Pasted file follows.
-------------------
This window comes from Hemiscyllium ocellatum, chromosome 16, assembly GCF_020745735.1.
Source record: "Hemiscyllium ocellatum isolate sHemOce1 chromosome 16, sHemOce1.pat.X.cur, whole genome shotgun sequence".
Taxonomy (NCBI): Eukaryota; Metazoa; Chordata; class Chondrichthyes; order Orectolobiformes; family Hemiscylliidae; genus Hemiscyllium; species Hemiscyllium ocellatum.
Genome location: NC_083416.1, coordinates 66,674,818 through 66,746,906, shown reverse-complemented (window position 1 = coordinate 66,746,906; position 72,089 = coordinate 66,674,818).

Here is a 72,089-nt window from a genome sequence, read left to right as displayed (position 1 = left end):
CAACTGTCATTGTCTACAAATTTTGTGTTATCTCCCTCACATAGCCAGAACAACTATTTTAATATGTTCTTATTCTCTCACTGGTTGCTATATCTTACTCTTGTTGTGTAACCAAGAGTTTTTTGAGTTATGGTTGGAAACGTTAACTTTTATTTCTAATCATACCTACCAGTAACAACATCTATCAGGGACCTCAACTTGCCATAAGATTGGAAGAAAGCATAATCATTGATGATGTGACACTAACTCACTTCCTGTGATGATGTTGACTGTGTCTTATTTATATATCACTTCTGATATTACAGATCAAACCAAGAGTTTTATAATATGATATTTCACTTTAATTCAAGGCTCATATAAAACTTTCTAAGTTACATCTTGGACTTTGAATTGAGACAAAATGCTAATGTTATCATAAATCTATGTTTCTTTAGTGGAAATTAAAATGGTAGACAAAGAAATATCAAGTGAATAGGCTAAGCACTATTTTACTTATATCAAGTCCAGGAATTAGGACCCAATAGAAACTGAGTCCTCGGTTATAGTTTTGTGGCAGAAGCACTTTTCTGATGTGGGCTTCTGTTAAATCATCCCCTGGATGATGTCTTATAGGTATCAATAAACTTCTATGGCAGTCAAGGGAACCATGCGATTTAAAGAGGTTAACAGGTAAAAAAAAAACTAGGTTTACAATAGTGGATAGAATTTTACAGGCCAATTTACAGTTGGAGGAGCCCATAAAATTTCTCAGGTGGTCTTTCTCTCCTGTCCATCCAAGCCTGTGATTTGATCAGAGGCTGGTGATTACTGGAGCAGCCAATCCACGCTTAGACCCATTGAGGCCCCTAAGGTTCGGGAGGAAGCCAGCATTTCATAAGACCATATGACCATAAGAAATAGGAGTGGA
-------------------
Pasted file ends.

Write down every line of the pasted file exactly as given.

This window comes from Hemiscyllium ocellatum, chromosome 16, assembly GCF_020745735.1.
Source record: "Hemiscyllium ocellatum isolate sHemOce1 chromosome 16, sHemOce1.pat.X.cur, whole genome shotgun sequence".
Taxonomy (NCBI): Eukaryota; Metazoa; Chordata; class Chondrichthyes; order Orectolobiformes; family Hemiscylliidae; genus Hemiscyllium; species Hemiscyllium ocellatum.
Genome location: NC_083416.1, coordinates 66,674,818 through 66,746,906, shown reverse-complemented (window position 1 = coordinate 66,746,906; position 72,089 = coordinate 66,674,818).

Here is a 72,089-nt window from a genome sequence, read left to right as displayed (position 1 = left end):
CAACTGTCATTGTCTACAAATTTTGTGTTATCTCCCTCACATAGCCAGAACAACTATTTTAATATGTTCTTATTCTCTCACTGGTTGCTATATCTTACTCTTGTTGTGTAACCAAGAGTTTTTTGAGTTATGGTTGGAAACGTTAACTTTTATTTCTAATCATACCTACCAGTAACAACATCTATCAGGGACCTCAACTTGCCATAAGATTGGAAGAAAGCATAATCATTGATGATGTGACACTAACTCACTTCCTGTGATGATGTTGACTGTGTCTTATTTATATATCACTTCTGATATTACAGATCAAACCAAGAGTTTTATAATATGATATTTCACTTTAATTCAAGGCTCATATAAAACTTTCTAAGTTACATCTTGGACTTTGAATTGAGACAAAATGCTAATGTTATCATAAATCTATGTTTCTTTAGTGGAAATTAAAATGGTAGACAAAGAAATATCAAGTGAATAGGCTAAGCACTATTTTACTTATATCAAGTCCAGGAATTAGGACCCAATAGAAACTGAGTCCTCGGTTATAGTTTTGTGGCAGAAGCACTTTTCTGATGTGGGCTTCTGTTAAATCATCCCCTGGATGATGTCTTATAGGTATCAATAAACTTCTATGGCAGTCAAGGGAACCATGCGATTTAAAGAGGTTAACAGGTAAAAAAAAAACTAGGTTTACAATAGTGGATAGAATTTTACAGGCCAATTTACAGTTGGAGGAGCCCATAAAATTTCTCAGGTGGTCTTTCTCTCCTGTCCATCCAAGCCTGTGATTTGATCAGAGGCTGGTGATTACTGGAGCAGCCAATCCACGCTTAGACCCATTGAGGCCCCTAAGGTTCGGGAGGAAGCCAGCATTTCATAAGACCATATGACCATAAGAAATAGGAGTGGA